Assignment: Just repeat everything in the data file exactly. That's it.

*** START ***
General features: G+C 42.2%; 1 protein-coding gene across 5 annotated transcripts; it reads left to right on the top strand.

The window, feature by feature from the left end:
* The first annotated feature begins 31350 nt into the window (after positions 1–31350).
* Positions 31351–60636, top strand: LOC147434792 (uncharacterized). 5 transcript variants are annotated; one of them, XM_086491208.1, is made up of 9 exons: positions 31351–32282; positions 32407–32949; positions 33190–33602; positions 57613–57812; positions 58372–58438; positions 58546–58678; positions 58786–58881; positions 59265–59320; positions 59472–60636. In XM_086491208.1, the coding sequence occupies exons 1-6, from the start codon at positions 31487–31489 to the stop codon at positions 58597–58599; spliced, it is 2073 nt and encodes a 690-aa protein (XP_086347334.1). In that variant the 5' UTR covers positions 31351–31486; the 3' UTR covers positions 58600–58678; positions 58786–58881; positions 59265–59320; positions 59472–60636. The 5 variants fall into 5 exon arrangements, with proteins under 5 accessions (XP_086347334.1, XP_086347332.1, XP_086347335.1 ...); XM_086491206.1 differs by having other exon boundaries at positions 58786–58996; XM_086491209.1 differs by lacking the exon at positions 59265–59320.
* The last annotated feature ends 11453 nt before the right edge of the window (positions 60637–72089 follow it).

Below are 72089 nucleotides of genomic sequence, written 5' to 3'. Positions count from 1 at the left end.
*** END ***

General features: G+C 42.2%; 1 protein-coding gene across 5 annotated transcripts; it reads left to right on the top strand.

The window, feature by feature from the left end:
* The first annotated feature begins 31350 nt into the window (after positions 1–31350).
* Positions 31351–60636, top strand: LOC147434792 (uncharacterized). 5 transcript variants are annotated; one of them, XM_086491208.1, is made up of 9 exons: positions 31351–32282; positions 32407–32949; positions 33190–33602; positions 57613–57812; positions 58372–58438; positions 58546–58678; positions 58786–58881; positions 59265–59320; positions 59472–60636. In XM_086491208.1, the coding sequence occupies exons 1-6, from the start codon at positions 31487–31489 to the stop codon at positions 58597–58599; spliced, it is 2073 nt and encodes a 690-aa protein (XP_086347334.1). In that variant the 5' UTR covers positions 31351–31486; the 3' UTR covers positions 58600–58678; positions 58786–58881; positions 59265–59320; positions 59472–60636. The 5 variants fall into 5 exon arrangements, with proteins under 5 accessions (XP_086347334.1, XP_086347332.1, XP_086347335.1 ...); XM_086491206.1 differs by having other exon boundaries at positions 58786–58996; XM_086491209.1 differs by lacking the exon at positions 59265–59320.
* The last annotated feature ends 11453 nt before the right edge of the window (positions 60637–72089 follow it).

Below are 72089 nucleotides of genomic sequence, written 5' to 3'. Positions count from 1 at the left end.